I was cleaning out some files the other day and came across the graphic below. I had saved it some time ago and forgotten all about it. Now that I see it again, it really makes me think about what a calorie means.

In scientific terms, a calorie is defined as the amount of energy required to raise the temperature of 1 kilogram of water by 1 degree Celsius. So what does that mean to you and me? The food we eat contains calories and these calories are converted by the body into the fuel we need to live. The more calories you eat, the more fuel you have to burn during daily activities. If you consume more calories than you burn, your body stores the excess energy as fat. Pretty simple.

But, and here’s where it gets interesting, food calories come in many shapes and sizes. Some foods are calorie dense, meaning they contain a lot of calories in a very small amount. Others, like fruits and vegetables, are calories sparse, meaning that you have to eat a lot of them to consume the same number of calories as a calorie dense food.

That means you can eat a lot of calorie sparse foods, which gives you a full feeling and satisfies your hunger, without consuming very many calories. Using the foods in the graphic, 400 calories of oil is a little over 3 ounces – not much. 400 calories of fried chicken is a little more than 4 ounces – better. But, 400 calories of fresh vegetables is a whopping 22 ounces! The average stomach only holds about 32 ounces at any one time, so you can see that eating 400 calories of vegetables would just about fill you up!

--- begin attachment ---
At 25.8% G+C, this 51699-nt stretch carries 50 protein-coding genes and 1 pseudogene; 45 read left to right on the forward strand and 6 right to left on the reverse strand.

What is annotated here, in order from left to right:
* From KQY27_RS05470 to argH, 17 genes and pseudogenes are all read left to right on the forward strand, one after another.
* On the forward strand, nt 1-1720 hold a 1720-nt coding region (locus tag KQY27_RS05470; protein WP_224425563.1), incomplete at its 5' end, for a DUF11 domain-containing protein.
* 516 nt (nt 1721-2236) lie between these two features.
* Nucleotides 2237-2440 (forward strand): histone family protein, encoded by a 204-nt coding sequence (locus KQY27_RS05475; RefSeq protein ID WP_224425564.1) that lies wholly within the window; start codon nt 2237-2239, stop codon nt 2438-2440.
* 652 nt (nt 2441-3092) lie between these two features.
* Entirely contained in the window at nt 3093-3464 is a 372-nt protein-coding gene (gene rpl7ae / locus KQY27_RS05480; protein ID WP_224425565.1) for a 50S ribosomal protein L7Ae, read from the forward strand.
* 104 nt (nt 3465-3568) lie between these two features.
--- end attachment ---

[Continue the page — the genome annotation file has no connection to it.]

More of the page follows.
The message here is that it matters what you eat, not just how much you eat, and you don’t have to “starve” yourself if you want to lose weight. By simply adding calorie sparse foods like fresh fruits and vegetables to your diet, you can feel full and still lose weight. And that doesn’t consider the additional vitamins and nutrients that many calorie sparse foods contain – that’s a subject for another day.

Remember, healthy choices you make each day can transform your family for generations! What choices will you make today?

Do You Wish Your Kid’s Ate Better? Check out our FREE eBook at www.HealthyFamilyFuture.com. Many of the strategies in this book can be used by both children and adults.
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You may also want to read: How to Lose Weight: Cancel Your Costco Membership, 5 Quick, Tasty Meals Everyone Can Fix Their Own Way, Can You Pronounce the Ingredients in Your Food?

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One Response to A Calorie is Not Just a Calorie

  1. sam daniel says:

    I have been eating and drinking vegetables and fruits and agree that I am more satisfied

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